The beauty of grace.


by lelakoopal

These past few years I have made some of the dumbest, most stupid, and biggest mistakes I have ever made, and I have no doubt that I will either repeat them or make dumber and bigger mistakes in the future.  Luckily, as said in Ephesians 4:7. "But each of us was given grace... "  This is my favorite quote ever.  It tells me that yes, humans are a corrupt species, its our nature to make mistakes!  But its the grace of God, or whatever you as the reader believes in, not to erase those mistakes, but not let them define us.

I know from experience how it feels to have the cold glare of your peers boring through you, knowing they are judging and knowing they see you as that one person who did whatever.  Take me for example.  (I am about to share a life experience that no, I am not proud of, but it has become a part of me and I have learned and grown from it.  I am putting my faith in you as the reader to not judge me.  You have no right to point your finger unless your own hand is clean.)  Last year I got invited to a party- no, not an innocent birthday party sadly.  A drinking, dangerous, frowned upon party.  Being naive, I thought I could go, completely avoid peer pressure with no sweat, and come home the next day without my parents knowing a thing.  Unfortunately, I broke under the pressure and drank.  Even more unfortunate at the time, the house was on a corner and the cops got wind of it.  They knew my step dad personally since he had been a cop, and instantly called him the moment they saw me.  What I didn't realize at the time, was that was a huge favor to me- my parents helped me through every moment of it.  Yes, I was grounded- my mother was furious!  They couldn't look at me the next few days, I was completely and utterly mortified, and with good reason!  I had been a complete idiot.  The next few weeks at school were also a living hell.  When I walked down the hallways, my former friends turned away.  They were ashamed to know me.  The other students whispered.  I had gone from having many friends and people who respected me, to losing it all because of one party.  It took a few weeks to blow over, but people still haven't forgotten.  It wasn't until I met someone very special to me that I realized, its not the hand you were dealt that defines who you are- its how you deal with it.  And even if you make a few mistakes, as long as you learn and grow from them they won't define you either.  They will always be there- it wouldn't be right for them to be forgotten, they help you grow- but they are forgiven, and that's the beauty of grace.  Don't you wish high school students knew about it? lol.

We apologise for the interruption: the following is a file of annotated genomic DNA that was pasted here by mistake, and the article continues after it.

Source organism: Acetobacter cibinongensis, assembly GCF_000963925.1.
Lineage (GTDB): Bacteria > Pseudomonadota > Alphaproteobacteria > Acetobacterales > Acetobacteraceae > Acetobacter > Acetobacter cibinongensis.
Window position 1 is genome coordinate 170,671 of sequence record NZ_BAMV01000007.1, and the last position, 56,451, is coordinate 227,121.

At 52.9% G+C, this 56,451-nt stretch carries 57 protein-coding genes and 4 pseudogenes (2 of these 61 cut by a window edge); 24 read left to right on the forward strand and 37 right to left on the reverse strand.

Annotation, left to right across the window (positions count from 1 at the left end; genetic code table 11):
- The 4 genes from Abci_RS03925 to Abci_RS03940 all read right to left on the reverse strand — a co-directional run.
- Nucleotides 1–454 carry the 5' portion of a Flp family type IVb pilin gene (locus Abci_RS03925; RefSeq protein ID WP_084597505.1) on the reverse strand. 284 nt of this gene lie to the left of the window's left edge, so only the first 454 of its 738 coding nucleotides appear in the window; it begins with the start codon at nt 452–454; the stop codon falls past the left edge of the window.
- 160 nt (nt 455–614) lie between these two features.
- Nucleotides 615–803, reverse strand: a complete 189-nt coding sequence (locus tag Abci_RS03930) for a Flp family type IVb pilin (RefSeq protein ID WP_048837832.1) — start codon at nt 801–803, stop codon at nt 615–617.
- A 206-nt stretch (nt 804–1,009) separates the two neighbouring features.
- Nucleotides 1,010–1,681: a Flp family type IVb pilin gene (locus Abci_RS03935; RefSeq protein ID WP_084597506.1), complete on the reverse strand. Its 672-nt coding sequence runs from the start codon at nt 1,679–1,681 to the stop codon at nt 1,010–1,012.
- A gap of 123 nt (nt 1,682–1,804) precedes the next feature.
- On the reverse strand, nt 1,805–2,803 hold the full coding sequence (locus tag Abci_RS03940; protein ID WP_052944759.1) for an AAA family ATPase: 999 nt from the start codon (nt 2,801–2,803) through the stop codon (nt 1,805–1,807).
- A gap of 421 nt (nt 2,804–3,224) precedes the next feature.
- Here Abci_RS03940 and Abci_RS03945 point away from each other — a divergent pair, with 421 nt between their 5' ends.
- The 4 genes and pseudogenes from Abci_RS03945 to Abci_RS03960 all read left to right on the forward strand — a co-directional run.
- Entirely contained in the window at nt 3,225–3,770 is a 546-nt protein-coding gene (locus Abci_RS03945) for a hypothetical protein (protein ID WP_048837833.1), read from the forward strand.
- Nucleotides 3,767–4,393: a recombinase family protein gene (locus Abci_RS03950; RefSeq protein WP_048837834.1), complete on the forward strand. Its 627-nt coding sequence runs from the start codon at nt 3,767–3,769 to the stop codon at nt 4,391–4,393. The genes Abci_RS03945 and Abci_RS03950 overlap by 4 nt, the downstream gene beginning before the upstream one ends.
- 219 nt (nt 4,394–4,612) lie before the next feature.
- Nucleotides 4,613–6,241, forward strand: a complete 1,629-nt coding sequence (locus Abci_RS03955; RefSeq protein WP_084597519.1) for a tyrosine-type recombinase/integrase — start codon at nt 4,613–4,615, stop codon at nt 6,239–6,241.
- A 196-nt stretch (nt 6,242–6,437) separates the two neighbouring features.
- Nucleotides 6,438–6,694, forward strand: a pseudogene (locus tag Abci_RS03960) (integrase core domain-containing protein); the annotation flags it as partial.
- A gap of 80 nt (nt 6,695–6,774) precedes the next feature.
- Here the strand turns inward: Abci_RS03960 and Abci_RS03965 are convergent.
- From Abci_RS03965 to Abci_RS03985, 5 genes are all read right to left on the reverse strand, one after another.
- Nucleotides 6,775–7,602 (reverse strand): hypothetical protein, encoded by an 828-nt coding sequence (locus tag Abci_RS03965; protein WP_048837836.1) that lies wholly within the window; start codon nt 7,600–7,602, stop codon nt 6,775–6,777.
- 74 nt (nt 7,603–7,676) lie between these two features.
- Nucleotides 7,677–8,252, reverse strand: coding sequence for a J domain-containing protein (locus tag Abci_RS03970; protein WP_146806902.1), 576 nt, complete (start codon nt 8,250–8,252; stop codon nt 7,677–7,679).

In essence, although we may all have made some DUMB decisions, we cannot let them run our lives.  If I only though of myself as "the girl who got picked up by some cops at a high school party", where would I be?  I wouldn't think of myself as any better than that because I wouldn't know how to forgive myself.  So forgive yourself!  Grace allows it, no matter what you did, seek forgiveness from those you hurt, and ultimately, forgive yourselves.  You deserve a break.




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Those were good and as you

by Javad the Plumber (not verified) on

Those were good and as you said you probably don't remember much of them because you use them subconsciously (not unconciously ;-). Perhaps when you get a chance you can write a blog about things you hear high school kids say. Others will probably help you to add more or jug your memory. That could be your calling card and you can write more as you go on and notice more of this stuff. You can be our lingo advisor!

Whatever! As if! OMG!


Haha Javad, here is what we

by lelakoopal on

Haha Javad, here is what we say:

Cool, awesome for good things.

If someone is a little promiscuous or we don't like them and they happen to be dating a friend of ours.. we normally say, "how's your ho?"

We make fun of gangsters all the time yet we use words describing them in good ways..

thuggin, sucha g, etc..

Thizzin is really slang for ecstasy.. but we have a certain face we associate with it.. its supposed to be cool.... thats one slang word i never really understood. whats cool about drugs?

those are really the only ones i can think of, although im sure there are millions of others i use daily, unconcious of using them because im so accustomed to it. lol.


Well we all make mistakes.

by Javad the plumber (not verified) on

Well we all make mistakes. While this was a dumb mistake I was expecting a less serious mistake. It is good that you learned from this mistake and you will not make it again.

But what would you say was a lighter and less serious mistake that you could share with us and bring a smile to us?! What is hip these days in high school? Are you guys still like OMG, Kevin told Kaitlin to tell Tyler to tell Sandy that he is such a dufus for going steady with Sarah?!

I don't mean to sound like making fun of anything I'm just thinking high school lingo is fun and it keeps changing with the new blood all the time. And some of those lingo come from kids making dumb mistakes. So say you what?!



by Dena (not verified) on